DAVID FROST: And yourself, I found yesterday various splendid descriptions of yourself including the thinking man's Jonathan Ross, a bass version of Prince Charles - that's bass -

STEPHEN FRY: Yes quite.

DAVID FROST: And a 21st century equivalent of Noel Coward one place, Oscar Wilde another, PG Wodehouse another, which of those would you happiest to be compared with?

STEPHEN FRY: Well for sunniness and disposition and kindness to be compared to Wilde and Wodehouse is fantastic, let alone that their use of language which I couldn't even come close, I couldn't lick the face of their socks when it comes to that. But I think there's no question that for some reason people perceive of me as being quintessentially English, whatever that means, I've not quite understood what it means, why a Huddersfield welder is less quintessentially English than someone who talks like me is way beyond my understanding, it's really a strange thing. We are in an odd way a very snobbish nation but as Alan Bennett once said, snobbery is an amiable vice when it looks upwards, it's only when it looks downward it's horrible, if you look down on people because, if you admire in some way some style of eccentricity in other people there's nothing that wrong with it. I remember Ben Elton once said to me, slightly moaning he said it's a weird thing Stephen, he said I've heard you swear on television with the most disgusting and you never get any complaints. He said when I say flipping heck the phone lines are jammed, I don't need to hear this kind of language, disgusting Jack Russel but when I use quite appalling language it's great, it's funny so the thing is to have a larynx made of tweed and you can get away with anything.

DAVID FROST: Anything, get away with anything in tweed. And in, where, where are your ambitions strongest at the moment Stephen, I mean in terms of writing or performing, performing on film, television or stage or was Soulmates enough, enough on that.

STEPHEN FRY: Stage like Anthony Hopkins and most other actors I, it's the repetition that, that drives me made about stage and I love being on a film set, I like the rhythms of a film set, boring as they seem to outsiders. I think to be honest I'm interested in directing, I have a project and indeed a war novel, the second novel which we're hoping to make this year and I've enjoyed making documentaries very much. I was in Peru last year, we made a programme about the origins of Paddington Bear which sounds rather strange, but I think it made a very nice programme, introducing this extraordinary country of Peru and the BBC liked it so much that they immediately commissioned another one and in fact virtually the day after broadcasting the Paddington one and I've just spent a whole month in Peru following these extraordinary bears, these spectacle bears.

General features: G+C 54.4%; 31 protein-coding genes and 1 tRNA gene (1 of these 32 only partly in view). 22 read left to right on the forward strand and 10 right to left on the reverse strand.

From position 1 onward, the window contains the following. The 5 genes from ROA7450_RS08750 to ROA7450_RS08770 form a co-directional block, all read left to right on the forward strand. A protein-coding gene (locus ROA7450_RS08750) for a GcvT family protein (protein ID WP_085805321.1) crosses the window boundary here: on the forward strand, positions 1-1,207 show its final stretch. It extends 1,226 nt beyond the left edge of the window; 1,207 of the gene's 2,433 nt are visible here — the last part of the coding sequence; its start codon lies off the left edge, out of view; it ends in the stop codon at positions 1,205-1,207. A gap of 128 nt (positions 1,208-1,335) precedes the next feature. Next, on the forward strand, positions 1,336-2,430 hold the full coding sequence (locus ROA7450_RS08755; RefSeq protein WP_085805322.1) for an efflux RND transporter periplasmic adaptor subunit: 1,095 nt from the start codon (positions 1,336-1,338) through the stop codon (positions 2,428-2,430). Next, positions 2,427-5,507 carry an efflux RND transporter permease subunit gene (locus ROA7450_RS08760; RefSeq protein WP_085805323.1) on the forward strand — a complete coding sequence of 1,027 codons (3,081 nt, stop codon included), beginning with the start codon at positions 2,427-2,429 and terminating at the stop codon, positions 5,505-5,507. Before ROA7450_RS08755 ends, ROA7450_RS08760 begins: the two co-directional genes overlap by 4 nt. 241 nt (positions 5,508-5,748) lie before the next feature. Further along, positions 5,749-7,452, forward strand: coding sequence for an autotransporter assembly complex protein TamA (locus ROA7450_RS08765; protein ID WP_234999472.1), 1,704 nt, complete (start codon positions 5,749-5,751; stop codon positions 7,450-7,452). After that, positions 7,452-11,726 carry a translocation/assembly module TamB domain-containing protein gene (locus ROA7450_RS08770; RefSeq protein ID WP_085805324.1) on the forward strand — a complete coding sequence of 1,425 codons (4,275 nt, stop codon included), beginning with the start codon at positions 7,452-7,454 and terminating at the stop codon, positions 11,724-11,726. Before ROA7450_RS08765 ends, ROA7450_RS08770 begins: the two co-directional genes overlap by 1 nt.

DAVID FROST: And talking to your quotes, this is the happiest time, happiest time of your life, you've got a life?

STEPHEN FRY: Yes.

DAVID FROST: And people say you're much calmer?

STEPHEN FRY: I think I am, yes, it's very odd, one doesn't notice it in oneself, it takes, it takes one's friends to say you seem to have calmed down about so have been some very strange jittery figure without being aware of it. But yes you know at least, but yes I've at least got the courage to say that I'm happy, I used to be so sort of, a lot of people are so sort of fearful of tempting providence by daring to suggest that I might be happy or daring to suggest that I might have a right to be happy that it is at least okay to. For the particle slice, this vertical slice in time I am happy, what the horizontal is like only fate can decide.

DAVID FROST: And to your loathe yourself¿Because you said you used to define yourselof by your work?

STEPHEN FRY: I did actually, I don't know if you were the same at the time when you were absolutely every single, cramming in everything, crossing the Atlantic all the time and doing the peak of your thing. But I think, it's almost not exactly running away but there's a period in your twenties and your thirties when you are trying to prove something to yourself about your background, about your sense of who you were as a young person and your inadequacy compared to your friends who are better at sport or better¿ you know there's always that sort of early drive and then there comes a moment when you do realise that the obvious¿love and family and things are more important than anything else, they really are, and it doesn't matter what sort of family it is, it's, one's parents, in my case a host of God children and so on, that matters more to me than absolutely anything and that's how it should be.

DAVID FROST: Stephen thank you so much for being with us, good luck for everything?

STEPHEN FRY: Same to you.

DAVID FROST: May everything dance along merrily tonight.

STEPHEN FRY: You're very kind.

DAVID FROST: Stephen Fry there ladies and gentlemen.

END